Guess what Wal-Mart Stores, Inc. just did in my former university town today? They launched a clearance sale at their Wal-Mart Express mini-location that will be closing down for good this Friday. This anecdote is not location specific. Wal-Mart is in the process of closing all 102 of its Wal-Mart Express locations this year.
Carol Spieckerman, a retailer, offered the most succinct of why this project failed: “Wal-Mart openly acknowledged its struggles to manage everything from pack sizes to back room processes and transportation to urban location. It was faced with operating a model that was more unique that synergistic with its core business. The small-format landscape is also quite crowded with seasoned competitors such as dollar stores, drug retailers, and hard discounters.”
That analysis was perfectly on point. Anything else is just an elaboration of those three sentences. When you hear “Walgreens”, you think about cold beverages and medicine. When you hear “Dollar Store”, you think of greeting cards and petty knick-knacks. When you hear “Gas Station”, you think of beer and overpriced junk food.
These small retail locations already have their niche carved out–picturing a mini Wal-Mart gives you little intuitive guidance about what products such a store will sell. Does it sell fruit? Can you pick up a frozen pizza? Can you get a flashlight? The breadth of the offerings aren’t obvious, and the products sold already have a pre-existing constituency from these competitors that offer a quick fix.
This lack of natural demand also mixed with an inability to keep costs low consistent with Wal-Mart’s reputation. Wal-Mart’s costs were almost 30% higher at its express locations than its supercenter stores. The small stores included greater driving distance and lower bulk orders, and meant that Wal-Mart failed to offer competitive pricing that would draw away traffic from the drug stores, gas stations, and dollar stores where customers had already gotten in the habit of shopping.
It is usually wise life advice to learn as many hard lessons vicariously through others as you can so you don’t have to make the same mistakes in your own life. And it applies to business as well.
That is why I was surprised to see the news today that Target is launching its own mini-marts in the same year that Wal-Mart finally surrendered on the concept. I think this move is a diversion to distract from its poor e-commerce penetration and the continued fallout from the bathroom policy that is akin to waving the shiny keys around.
The Wall Street Journal reported: “Near the University of Minnesota campus, Target opened a store less than 15% the size of an average store. It stocks a limited assortment of products geared toward college students, like miniature ironing boards and twin-size sheets. Ping-pong balls are near the beer. There are no children’s toys or strollers.”
Chief Executive Brian Cornell said: “We could see hundreds of these. It could be a huge part of future growth outlook over time.”
That last sentence does not have a realistic possibility of being Target’s future reality. You will not be reading articles five years from now talking about how Target’s small locations are gripping the nation and bringing big growth back to retail because the hurdles are too high. It is going to have the exact same problems that Wal-Mart did: (1) lack of initial pop to steal business from well-defined competitors; (2) cost overruns; (3) unclear merchandise in the eyes of the population at large that diminishes foot traffic; and (4) and meagre profit margins because the merchandise will already be priced too high to address the cost overruns. This is not a wise use of retained earnings to gear for the future.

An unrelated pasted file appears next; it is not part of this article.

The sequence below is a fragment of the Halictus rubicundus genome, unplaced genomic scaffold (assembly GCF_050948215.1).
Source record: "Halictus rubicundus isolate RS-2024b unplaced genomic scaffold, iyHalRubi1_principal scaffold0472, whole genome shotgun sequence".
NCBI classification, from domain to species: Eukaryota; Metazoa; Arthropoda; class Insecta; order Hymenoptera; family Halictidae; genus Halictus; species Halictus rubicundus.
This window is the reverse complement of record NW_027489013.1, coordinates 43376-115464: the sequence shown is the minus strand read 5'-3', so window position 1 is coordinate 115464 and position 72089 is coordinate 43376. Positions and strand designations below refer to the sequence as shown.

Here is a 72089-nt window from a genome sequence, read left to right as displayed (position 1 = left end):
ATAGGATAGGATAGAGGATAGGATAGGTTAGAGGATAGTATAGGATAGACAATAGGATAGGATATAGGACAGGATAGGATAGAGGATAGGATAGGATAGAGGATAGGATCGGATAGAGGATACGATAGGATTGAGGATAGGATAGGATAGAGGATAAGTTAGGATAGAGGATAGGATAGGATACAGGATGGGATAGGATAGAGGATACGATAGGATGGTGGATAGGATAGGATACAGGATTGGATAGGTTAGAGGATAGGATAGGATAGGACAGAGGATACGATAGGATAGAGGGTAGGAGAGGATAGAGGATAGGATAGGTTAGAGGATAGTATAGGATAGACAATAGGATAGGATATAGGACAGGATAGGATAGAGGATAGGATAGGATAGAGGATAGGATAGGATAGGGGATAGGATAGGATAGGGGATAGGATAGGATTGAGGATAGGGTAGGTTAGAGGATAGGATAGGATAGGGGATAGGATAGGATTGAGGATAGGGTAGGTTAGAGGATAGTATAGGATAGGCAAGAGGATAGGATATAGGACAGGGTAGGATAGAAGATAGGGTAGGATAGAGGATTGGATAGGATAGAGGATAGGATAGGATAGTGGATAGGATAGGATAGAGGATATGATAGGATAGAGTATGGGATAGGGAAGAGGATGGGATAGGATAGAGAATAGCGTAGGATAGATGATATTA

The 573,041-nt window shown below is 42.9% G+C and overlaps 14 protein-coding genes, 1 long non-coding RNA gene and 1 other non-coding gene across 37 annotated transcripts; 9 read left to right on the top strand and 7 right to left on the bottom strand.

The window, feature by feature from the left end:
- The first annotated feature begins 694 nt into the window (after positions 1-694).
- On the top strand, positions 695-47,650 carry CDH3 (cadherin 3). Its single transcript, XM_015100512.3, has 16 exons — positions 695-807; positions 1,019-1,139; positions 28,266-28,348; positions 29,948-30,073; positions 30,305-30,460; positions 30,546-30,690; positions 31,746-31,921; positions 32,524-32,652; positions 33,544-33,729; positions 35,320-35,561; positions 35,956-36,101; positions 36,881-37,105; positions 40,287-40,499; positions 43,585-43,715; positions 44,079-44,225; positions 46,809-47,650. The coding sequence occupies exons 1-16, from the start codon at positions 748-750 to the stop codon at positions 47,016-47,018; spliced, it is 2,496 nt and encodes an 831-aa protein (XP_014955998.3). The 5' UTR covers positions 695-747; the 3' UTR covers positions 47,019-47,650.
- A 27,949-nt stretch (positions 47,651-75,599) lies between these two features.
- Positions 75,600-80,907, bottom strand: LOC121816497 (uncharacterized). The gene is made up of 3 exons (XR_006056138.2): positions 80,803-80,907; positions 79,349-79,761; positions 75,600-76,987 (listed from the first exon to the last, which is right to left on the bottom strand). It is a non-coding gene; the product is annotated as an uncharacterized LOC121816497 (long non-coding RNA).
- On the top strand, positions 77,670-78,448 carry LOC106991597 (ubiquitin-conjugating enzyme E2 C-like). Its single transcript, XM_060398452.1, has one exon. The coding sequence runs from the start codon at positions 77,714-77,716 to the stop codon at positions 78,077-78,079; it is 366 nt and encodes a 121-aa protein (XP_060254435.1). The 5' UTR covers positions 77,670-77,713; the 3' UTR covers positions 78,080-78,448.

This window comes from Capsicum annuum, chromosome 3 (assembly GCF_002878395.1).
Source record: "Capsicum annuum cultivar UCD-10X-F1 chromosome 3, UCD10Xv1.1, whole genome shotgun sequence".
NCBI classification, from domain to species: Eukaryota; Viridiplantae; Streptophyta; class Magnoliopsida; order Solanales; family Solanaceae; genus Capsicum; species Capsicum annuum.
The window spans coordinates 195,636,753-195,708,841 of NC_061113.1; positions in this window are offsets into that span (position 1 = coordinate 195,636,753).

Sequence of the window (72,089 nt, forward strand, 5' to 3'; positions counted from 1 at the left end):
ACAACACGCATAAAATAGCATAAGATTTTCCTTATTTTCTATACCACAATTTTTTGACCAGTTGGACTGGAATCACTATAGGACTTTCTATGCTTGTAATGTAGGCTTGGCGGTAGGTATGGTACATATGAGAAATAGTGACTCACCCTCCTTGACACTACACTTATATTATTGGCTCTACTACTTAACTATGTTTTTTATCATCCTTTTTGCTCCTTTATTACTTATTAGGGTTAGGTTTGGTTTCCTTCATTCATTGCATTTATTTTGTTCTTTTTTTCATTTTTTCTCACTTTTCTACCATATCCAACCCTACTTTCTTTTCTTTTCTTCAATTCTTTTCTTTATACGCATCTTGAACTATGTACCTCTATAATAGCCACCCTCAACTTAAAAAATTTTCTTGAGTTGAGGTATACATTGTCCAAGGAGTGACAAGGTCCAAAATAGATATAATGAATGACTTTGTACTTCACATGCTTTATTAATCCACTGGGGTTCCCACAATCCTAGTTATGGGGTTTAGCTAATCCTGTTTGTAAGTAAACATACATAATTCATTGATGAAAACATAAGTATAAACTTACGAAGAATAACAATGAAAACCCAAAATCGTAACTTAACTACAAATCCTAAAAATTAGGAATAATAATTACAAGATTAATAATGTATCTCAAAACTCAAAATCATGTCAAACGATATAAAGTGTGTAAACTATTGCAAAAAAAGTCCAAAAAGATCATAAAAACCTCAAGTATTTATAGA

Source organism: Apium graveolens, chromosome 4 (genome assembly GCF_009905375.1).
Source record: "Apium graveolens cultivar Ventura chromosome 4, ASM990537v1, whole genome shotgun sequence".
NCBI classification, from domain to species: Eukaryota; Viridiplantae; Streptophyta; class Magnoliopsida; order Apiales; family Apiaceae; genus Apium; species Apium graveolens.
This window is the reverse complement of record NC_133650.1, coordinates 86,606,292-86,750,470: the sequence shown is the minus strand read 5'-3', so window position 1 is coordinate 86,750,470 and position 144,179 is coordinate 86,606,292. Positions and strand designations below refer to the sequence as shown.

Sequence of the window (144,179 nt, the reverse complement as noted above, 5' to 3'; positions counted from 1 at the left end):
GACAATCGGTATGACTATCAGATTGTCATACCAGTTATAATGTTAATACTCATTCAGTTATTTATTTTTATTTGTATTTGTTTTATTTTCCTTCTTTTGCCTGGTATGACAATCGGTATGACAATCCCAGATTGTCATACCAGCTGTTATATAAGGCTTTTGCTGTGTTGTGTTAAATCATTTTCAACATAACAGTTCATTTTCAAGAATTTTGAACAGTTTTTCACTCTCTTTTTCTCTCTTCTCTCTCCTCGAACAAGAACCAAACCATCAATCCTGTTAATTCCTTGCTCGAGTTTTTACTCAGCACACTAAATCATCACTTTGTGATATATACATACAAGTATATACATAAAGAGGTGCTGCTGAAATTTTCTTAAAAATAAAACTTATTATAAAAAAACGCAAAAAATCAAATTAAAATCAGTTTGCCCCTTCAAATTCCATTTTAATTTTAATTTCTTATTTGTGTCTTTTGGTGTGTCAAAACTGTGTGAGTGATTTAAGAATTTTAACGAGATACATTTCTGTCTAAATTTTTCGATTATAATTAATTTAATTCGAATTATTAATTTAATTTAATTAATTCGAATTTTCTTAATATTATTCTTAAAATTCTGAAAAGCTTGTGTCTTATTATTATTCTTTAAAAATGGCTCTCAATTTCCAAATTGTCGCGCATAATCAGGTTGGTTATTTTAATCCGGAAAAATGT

Right now, Wal-Mart gets it. They are leaving behind a segment where their retail expertise couldn’t convert to market penetration / profit growth. They are pursuing the obvious trend in favor of online purchase orders by recognizing the long-time limitations of walmart.com and buying jet.com outright and considering a minority stake in the Indian equivalent flipkart.com. If you are a shareholder, you should appreciate the retrenchment from a subpar idea while simultaneously making a meaningful push towards the dominant platform of the future.
Meanwhile, Target is about to become the 2014 version of Wal-Mart (no bold e-commerce plans, a doubling down on brick-and-mortar in an area beyond sphere of competence / expertise). It is a poor use of the profits that are retained on behalf of shareholders.
An important point I should note is that I chose my title for a reason. I think these small stores are a dumb use of retained earnings, but I do not hold the opinion that Target shareholders will receive poor returns from this point forward. The bad earnings news and the bathroom politics are more than priced into the stock. The fair value of the company is somewhere between 16 and 18x earnings. It is trading at 13x earnings now. It has a 3.5% dividend. It is repurchasing about 3% of its own stock. That is essentially a 6.5% annual floor of returns plus the likelihood of 5% core earnings growth for the long haul. When you get buybacks, solid dividends, core earnings growth, and a low starting P/E ratio, you’re probably going to beat the market over the next ten years.
But that does not mean that you should be permitted to squander some shareholder wealth without scrutiny. I imagine that Target will be a great investment for shareholders that buy at $68, but it is not going to be because of this move into the small-store concept.